Academics and students to learn from pupils at Great War Schools Showcase Event
Published On Fri 5 Dec 2014 by Roddy Isles
The University of Dundee will welcome school pupils from across Fife and Perthshire to present their work on the Great War at a special event on Monday December 8th, in doing so demonstrating how academics and students can learn from our youngsters.
Colleagues from the University’s School of Education, Social Work and Community Education and the School of Humanities have been working with Torbain, Capshard, Markinch, Strathkinness and Ruthvenfield Primary Schools and St Andrews High School on World War 1 projects local to their villages and towns.
Dr Derek Patrick, lecturer in History and one of the founders of the Great War Dundee project, said, “Schools have taken a fairly varied approach. Ruthvenfield have been very active with research on the local area and the kids have taken a keen interest in genealogy, bringing in items such as medals and photos from home. Strathkinness were able to obtain a box of items from the local museum and I spent some time discussing primary sources. There's been a good amount of Great War themed art and writing projects with most using novels like 'War Horse'.
“Our focus has been on memorialisation and the war in a more local context, which acts as a gateway to more general themes. In general, the kids have been really engaged and have thoroughly enjoyed the topic. We look forward to welcoming them to the University to present their findings.”
Mary Knight, Associate Dean in the School of Education, Social Work and Community Education, said, “This a great opportunity for the pupils to share their excellent work, visit the University and gain some insight into university life, and it also gives them an opportunity to contribute to our understanding of teaching and learning.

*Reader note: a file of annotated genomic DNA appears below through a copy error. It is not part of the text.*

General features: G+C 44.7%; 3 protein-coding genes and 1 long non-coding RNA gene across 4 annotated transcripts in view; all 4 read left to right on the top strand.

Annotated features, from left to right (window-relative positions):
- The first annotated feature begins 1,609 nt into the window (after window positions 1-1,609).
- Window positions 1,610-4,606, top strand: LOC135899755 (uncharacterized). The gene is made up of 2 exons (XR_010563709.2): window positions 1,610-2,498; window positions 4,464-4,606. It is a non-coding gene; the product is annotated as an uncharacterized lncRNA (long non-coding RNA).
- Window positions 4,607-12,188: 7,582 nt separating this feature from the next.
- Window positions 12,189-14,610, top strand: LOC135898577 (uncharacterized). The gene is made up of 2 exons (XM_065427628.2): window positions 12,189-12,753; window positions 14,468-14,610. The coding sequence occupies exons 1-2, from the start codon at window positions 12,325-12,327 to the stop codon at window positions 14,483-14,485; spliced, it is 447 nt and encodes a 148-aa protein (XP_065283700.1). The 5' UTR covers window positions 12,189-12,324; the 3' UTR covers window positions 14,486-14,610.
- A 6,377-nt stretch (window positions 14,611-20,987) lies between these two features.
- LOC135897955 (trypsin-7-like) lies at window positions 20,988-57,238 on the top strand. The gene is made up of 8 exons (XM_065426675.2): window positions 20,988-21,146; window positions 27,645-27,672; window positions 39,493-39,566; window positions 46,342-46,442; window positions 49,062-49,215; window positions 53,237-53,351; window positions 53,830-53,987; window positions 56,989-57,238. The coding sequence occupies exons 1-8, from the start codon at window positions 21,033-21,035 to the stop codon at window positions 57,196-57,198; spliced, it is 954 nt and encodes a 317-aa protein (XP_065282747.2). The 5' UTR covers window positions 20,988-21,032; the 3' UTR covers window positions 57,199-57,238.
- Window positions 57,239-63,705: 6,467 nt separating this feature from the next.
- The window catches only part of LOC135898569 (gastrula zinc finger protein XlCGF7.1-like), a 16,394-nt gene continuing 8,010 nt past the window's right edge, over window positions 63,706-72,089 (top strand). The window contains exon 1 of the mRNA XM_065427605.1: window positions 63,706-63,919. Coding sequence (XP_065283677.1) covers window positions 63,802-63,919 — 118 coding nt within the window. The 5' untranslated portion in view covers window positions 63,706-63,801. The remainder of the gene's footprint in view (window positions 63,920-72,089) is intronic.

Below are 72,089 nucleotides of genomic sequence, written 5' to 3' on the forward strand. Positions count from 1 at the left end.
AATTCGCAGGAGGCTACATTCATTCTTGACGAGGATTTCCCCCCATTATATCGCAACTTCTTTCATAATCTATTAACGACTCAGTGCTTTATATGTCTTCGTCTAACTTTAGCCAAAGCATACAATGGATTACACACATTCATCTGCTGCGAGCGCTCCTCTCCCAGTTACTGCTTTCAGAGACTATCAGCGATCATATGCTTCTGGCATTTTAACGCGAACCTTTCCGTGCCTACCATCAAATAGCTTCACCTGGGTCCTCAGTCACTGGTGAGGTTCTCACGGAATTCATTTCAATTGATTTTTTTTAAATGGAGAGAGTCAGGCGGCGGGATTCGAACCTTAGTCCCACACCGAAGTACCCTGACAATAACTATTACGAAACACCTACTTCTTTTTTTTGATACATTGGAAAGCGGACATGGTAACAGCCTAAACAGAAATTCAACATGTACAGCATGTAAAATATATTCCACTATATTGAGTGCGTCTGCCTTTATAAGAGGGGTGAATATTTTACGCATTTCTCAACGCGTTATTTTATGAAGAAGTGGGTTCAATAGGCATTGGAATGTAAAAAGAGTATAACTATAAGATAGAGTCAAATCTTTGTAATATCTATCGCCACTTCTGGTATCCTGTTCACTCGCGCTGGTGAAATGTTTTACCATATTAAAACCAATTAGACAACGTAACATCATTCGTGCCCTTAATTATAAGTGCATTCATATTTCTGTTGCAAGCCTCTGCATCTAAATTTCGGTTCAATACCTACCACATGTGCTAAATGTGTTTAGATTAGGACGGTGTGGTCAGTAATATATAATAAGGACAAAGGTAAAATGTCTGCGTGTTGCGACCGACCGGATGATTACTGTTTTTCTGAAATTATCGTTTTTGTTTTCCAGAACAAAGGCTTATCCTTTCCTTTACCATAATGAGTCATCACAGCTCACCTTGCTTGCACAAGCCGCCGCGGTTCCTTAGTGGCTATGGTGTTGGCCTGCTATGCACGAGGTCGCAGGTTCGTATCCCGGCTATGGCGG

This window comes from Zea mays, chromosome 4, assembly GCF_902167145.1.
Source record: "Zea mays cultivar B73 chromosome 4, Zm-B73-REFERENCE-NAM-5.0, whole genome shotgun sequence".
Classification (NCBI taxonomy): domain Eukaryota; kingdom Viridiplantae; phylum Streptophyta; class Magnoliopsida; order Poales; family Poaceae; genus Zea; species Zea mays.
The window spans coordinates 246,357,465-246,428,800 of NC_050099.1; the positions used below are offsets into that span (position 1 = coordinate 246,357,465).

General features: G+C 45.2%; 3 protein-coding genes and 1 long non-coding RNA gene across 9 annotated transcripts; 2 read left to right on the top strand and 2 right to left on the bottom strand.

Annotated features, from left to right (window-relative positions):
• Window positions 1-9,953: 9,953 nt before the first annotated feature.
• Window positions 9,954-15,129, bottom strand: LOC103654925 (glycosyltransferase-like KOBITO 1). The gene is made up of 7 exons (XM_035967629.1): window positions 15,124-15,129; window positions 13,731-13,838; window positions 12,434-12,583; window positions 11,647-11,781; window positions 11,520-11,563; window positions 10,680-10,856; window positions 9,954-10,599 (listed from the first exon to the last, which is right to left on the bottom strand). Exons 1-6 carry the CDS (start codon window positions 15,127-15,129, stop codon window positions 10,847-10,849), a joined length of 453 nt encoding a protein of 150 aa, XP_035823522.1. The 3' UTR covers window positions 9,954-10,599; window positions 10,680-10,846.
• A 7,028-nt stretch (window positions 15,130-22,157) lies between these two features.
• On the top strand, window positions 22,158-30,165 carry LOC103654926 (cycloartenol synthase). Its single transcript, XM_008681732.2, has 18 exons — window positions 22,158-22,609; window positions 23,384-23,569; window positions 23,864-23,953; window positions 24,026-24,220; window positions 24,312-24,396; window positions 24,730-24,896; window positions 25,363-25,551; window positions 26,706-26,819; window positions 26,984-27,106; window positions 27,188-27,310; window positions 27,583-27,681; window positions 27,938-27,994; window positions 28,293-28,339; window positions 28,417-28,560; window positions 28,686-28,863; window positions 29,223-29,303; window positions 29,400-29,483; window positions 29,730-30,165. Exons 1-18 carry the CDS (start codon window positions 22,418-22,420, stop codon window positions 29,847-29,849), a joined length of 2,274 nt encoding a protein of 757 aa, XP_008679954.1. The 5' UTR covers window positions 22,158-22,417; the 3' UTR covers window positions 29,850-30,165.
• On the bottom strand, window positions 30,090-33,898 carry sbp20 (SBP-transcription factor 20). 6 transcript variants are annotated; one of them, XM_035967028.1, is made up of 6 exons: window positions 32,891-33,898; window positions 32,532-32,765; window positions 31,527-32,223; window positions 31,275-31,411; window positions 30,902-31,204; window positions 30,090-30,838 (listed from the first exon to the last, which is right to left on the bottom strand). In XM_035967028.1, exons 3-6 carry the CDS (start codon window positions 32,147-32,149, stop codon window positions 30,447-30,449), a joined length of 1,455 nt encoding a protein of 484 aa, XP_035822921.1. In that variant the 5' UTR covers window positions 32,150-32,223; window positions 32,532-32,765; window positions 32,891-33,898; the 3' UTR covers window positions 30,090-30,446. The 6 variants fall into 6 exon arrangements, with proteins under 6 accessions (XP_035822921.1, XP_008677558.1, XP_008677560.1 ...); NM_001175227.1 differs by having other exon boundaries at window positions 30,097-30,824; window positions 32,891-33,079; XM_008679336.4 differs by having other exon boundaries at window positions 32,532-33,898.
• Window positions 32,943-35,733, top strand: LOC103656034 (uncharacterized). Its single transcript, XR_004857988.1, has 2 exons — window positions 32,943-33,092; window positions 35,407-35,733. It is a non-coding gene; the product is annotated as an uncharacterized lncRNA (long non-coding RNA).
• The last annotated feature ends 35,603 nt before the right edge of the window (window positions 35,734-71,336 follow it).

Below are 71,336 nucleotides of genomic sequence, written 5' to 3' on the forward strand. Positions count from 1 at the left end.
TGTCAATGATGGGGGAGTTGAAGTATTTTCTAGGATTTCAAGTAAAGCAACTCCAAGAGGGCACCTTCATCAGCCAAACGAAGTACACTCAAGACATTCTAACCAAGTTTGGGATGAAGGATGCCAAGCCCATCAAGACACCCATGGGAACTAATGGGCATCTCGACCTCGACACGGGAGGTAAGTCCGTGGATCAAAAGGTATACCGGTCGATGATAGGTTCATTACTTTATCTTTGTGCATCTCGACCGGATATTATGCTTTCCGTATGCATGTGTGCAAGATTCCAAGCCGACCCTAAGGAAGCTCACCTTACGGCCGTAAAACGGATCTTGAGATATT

“We have hosted a number of similar events in the past and students and staff have commented on the knowledge and confidence of the pupils, and found the events to be of great value for their own development and understanding of learning. The pupils have demonstrated that learning is not a one way process - as academics and students we can learn a great deal from our young people.
“The collaboration between the two Schools from the College of Arts and Social Sciences has enabled academics to draw on each other’s expertise, to develop a shared understanding, work effectively across disciplines and to identify and recognise how we can work together to create opportunities for working with local communities. It has also encouraged pupils, who may be our future students, to engage with the university staff and topics.”
The pupils will present their work to students and staff in the University on Monday December 8th in the Dalhousie Building, from 10.15am until approximately 12 noon before taking part in a number of History related interactive workshops.
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